This may not be a particularly popular action point, but given the current £40 (£20 concessions) annual rate, any raise is likely to be modest, and would still present strong value for money compared to other Chess Clubs in Glasgow. An increase would also provide more resources for ongoing activities if Membership levels stay the same or rise, and minimise any fall in income in the event of a drop in Members.
We are again thankful to those who took the survey. The outcomes have already added value to the Club, and have provided a great deal of valuable information to the Committee on how Members would like to see it develop in future.
The rest of the Committee wish to express particular gratitude to Rhys for his time and expertise in producing, managing and sharing the survey, and in illustrating the responses.
If any Club Members, including those who missed the original survey, or who joined in 2023, have any comments or concerns about any of the above, you are welcome to email them to a Committee Member.
Additional email comments will be fed into future Committee planning discussions.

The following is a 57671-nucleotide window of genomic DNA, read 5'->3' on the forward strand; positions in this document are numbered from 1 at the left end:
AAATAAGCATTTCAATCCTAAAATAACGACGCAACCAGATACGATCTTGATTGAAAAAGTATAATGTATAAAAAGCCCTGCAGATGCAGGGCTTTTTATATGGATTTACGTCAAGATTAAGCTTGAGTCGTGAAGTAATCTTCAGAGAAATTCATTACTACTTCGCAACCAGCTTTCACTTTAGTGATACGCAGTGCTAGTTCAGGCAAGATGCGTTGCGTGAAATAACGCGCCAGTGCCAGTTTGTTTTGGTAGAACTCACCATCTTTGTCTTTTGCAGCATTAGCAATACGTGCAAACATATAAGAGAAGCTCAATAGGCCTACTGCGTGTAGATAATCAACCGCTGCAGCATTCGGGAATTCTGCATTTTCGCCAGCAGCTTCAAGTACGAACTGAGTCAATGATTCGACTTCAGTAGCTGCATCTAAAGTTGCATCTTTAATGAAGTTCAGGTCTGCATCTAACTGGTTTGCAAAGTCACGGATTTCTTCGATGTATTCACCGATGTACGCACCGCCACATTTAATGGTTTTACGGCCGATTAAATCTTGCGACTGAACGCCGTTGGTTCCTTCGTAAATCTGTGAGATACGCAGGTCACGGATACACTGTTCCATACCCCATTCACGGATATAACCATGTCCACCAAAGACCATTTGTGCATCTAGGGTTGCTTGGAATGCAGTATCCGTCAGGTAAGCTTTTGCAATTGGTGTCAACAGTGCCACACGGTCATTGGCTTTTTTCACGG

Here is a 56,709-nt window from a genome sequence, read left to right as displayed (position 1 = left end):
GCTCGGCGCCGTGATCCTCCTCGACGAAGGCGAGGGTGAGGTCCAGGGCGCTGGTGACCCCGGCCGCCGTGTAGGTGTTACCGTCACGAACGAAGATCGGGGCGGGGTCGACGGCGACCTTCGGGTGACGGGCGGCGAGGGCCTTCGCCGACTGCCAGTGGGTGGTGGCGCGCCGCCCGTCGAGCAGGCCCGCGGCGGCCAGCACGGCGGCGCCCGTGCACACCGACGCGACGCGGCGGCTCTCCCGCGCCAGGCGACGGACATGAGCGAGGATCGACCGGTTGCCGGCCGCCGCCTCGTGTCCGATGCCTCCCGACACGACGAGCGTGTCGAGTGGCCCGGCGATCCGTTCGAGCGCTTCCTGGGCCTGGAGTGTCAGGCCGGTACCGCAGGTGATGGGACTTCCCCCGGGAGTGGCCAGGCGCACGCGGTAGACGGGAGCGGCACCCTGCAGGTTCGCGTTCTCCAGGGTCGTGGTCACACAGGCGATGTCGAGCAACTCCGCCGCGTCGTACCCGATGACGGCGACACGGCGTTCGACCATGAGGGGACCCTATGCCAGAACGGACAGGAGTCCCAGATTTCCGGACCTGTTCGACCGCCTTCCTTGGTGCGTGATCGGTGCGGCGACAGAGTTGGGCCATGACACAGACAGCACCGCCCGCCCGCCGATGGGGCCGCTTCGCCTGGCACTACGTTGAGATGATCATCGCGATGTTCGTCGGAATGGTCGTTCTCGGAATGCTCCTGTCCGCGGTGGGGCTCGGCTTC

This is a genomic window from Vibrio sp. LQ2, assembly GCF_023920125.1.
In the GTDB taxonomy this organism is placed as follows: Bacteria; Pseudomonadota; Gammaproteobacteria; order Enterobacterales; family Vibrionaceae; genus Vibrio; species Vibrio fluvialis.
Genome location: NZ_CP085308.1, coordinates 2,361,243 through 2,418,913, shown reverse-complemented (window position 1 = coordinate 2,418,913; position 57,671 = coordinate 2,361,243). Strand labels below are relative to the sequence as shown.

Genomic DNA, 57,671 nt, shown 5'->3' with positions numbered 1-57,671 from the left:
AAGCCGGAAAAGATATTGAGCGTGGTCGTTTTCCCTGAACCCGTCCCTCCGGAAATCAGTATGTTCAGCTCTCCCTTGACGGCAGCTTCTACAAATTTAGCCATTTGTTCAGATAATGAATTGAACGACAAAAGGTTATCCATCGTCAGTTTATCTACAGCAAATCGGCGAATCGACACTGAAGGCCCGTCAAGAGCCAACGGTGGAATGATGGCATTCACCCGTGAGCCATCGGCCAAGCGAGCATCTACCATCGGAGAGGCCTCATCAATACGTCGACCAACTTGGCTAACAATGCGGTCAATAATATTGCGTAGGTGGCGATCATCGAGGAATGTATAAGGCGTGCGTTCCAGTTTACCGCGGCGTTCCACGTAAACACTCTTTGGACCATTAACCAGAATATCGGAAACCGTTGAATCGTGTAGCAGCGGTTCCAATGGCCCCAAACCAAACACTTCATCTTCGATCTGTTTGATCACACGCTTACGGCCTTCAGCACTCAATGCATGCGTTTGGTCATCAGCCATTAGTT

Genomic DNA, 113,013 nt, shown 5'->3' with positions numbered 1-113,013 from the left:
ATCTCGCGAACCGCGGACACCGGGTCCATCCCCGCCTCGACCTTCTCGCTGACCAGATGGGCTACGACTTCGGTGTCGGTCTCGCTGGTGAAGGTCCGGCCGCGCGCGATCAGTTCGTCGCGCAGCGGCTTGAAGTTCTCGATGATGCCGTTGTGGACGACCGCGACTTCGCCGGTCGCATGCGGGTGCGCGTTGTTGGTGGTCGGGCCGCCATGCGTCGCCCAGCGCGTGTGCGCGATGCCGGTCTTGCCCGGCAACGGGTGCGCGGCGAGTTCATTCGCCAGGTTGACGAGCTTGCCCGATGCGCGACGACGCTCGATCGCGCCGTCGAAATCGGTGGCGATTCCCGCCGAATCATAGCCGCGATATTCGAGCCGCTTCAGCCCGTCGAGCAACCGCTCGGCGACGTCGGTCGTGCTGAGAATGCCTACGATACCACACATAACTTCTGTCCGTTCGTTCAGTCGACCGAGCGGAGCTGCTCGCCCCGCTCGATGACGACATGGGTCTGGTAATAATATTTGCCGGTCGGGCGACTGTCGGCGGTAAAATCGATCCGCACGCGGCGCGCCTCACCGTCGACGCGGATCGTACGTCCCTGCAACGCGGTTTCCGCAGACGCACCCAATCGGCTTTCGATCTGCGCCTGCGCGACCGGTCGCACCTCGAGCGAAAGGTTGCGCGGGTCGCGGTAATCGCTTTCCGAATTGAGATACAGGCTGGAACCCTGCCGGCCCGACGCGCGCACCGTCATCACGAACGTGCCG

Images created with artificial intelligence using DALL-E
Queens Park were delighted to host a special visit from Rob Colston of Bearsden Chess Club this week.
Rob, an experienced 1900+ level classical, rapid and blitz player, whose impressive career highlights are covered here, delivered an interactive workshop focusing on two key areas:
how to form a plan in the middlegame;
how intermediate players can improve long term.
The participatory event took place in The Bungo on Tuesday 21 March, from 7-8pm. Rob shared two games from his career, in which the Queens Park audience was invited to predict plans, moves and ideas throughout. Rob also provided a range of general tips for learning and development, designed to help intermediate players who are stuck on a ratings plateau.
Rob has kindly provided an in-depth PDF document covering his workshop notes, and notations for the two study games. They are available for download in the links below: